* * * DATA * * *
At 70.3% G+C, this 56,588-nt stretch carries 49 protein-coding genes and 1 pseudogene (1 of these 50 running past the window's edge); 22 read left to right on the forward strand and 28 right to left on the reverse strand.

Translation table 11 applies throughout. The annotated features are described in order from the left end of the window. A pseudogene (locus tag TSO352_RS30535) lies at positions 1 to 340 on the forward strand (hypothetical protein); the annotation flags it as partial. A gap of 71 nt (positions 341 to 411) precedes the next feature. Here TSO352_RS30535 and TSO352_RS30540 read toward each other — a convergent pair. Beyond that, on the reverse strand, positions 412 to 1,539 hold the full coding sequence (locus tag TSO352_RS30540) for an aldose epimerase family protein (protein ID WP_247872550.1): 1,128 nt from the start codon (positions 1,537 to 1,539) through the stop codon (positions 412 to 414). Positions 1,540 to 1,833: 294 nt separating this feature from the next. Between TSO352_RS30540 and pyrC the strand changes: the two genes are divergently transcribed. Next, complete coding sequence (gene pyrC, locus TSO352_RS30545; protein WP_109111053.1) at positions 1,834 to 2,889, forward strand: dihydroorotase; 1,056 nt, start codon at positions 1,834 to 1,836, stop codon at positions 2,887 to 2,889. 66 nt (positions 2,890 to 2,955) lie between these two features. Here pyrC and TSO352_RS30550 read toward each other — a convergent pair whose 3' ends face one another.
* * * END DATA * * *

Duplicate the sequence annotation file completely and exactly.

At 70.3% G+C, this 56,588-nt stretch carries 49 protein-coding genes and 1 pseudogene (1 of these 50 running past the window's edge); 22 read left to right on the forward strand and 28 right to left on the reverse strand.

Translation table 11 applies throughout. The annotated features are described in order from the left end of the window. A pseudogene (locus tag TSO352_RS30535) lies at positions 1 to 340 on the forward strand (hypothetical protein); the annotation flags it as partial. A gap of 71 nt (positions 341 to 411) precedes the next feature. Here TSO352_RS30535 and TSO352_RS30540 read toward each other — a convergent pair. Beyond that, on the reverse strand, positions 412 to 1,539 hold the full coding sequence (locus tag TSO352_RS30540) for an aldose epimerase family protein (protein ID WP_247872550.1): 1,128 nt from the start codon (positions 1,537 to 1,539) through the stop codon (positions 412 to 414). Positions 1,540 to 1,833: 294 nt separating this feature from the next. Between TSO352_RS30540 and pyrC the strand changes: the two genes are divergently transcribed. Next, complete coding sequence (gene pyrC, locus TSO352_RS30545; protein WP_109111053.1) at positions 1,834 to 2,889, forward strand: dihydroorotase; 1,056 nt, start codon at positions 1,834 to 1,836, stop codon at positions 2,887 to 2,889. 66 nt (positions 2,890 to 2,955) lie between these two features. Here pyrC and TSO352_RS30550 read toward each other — a convergent pair whose 3' ends face one another.